There's been a significant rise in distributed denial-of-service (DDoS) attacks accompanied by threats of extortion, with criminals demanding ransom payments in exchange for calling off an attack.
DDoS attacks pose problems for organisations when attackers flood servers and online infrastructure with requests for access, slowing down services or taking them fully offline, thus preventing legitimate users from accessing services at all – and cutting off business for the affected organisation.
While they're not an especially advanced form of cyberattack, DDoS attacks still prove to be effective and cybersecurity researchers at Cloudflare have warned that some of the cyber criminals behind DDoS campaigns are becoming more prolific and more aggressive.
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This includes a large rise in the number of ransom DDoS attacks – when cyber criminals demand a ransom to stop a DDoS attack or to not conduct one in the first place. According to a survey by Cloudflare, ransom DDoS attacks increased by almost a third between 2020 and 2021 and jumped by 175% in the final quarter of 2021 compared to the previous three months.
According to Cloudflare, just over one in five DDoS attacks was accompanied by a ransom note from the attacker during 2021. In December, a prime time for online retailers in the run up to Christmas, one in three of the organisations surveyed said they received a ransom letter relating to a DDoS attack.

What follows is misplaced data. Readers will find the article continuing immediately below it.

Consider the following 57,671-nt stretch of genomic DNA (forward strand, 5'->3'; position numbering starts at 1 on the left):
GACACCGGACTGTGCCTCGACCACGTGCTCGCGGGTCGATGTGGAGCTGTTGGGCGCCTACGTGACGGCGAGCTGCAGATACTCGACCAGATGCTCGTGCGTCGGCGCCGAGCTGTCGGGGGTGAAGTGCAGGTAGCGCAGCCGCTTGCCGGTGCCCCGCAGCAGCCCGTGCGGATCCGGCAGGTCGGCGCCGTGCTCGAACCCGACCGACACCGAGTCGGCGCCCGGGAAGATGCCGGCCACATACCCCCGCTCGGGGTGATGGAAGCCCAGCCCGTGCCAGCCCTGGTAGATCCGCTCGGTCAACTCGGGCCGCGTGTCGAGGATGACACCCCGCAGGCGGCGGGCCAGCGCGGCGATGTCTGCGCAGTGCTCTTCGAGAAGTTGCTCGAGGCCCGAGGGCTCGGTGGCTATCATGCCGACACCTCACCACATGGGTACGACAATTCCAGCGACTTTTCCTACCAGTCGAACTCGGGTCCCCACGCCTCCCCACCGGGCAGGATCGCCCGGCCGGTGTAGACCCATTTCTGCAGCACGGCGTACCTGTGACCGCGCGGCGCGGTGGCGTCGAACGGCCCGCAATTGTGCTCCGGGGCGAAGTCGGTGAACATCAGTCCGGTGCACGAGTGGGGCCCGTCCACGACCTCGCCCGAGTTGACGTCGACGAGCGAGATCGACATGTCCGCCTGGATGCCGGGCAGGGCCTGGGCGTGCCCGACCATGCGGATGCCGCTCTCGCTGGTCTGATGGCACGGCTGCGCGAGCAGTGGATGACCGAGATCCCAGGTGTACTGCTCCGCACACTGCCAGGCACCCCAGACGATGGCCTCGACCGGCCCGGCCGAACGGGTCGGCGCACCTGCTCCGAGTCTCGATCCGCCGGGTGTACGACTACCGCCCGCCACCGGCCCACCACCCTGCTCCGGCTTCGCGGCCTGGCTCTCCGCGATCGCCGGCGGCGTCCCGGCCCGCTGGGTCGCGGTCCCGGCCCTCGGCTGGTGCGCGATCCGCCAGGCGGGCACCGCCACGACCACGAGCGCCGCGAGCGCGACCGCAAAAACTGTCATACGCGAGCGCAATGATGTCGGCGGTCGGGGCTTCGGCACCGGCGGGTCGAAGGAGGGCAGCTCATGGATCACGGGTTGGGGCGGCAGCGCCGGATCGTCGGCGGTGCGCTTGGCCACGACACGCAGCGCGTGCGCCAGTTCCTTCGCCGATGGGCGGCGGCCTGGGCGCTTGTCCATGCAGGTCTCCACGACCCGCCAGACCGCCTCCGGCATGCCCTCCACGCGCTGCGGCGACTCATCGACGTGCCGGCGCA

Targets on the receiving end of DDoS attacks can commonly include online retailers, online local governments, cloud-based business applications, streaming services and online games.
"Over the years, it has become increasingly easier for attackers to launch DDoS attacks," researchers warned in the blog post.
There are number of steps organisations can take to avoid disruption as a result of DDoS attacks. These steps include using cloud-based hosting providers, deploying IP stresser services to test bandwidth capabilities, and employing a DDoS mitigation service.
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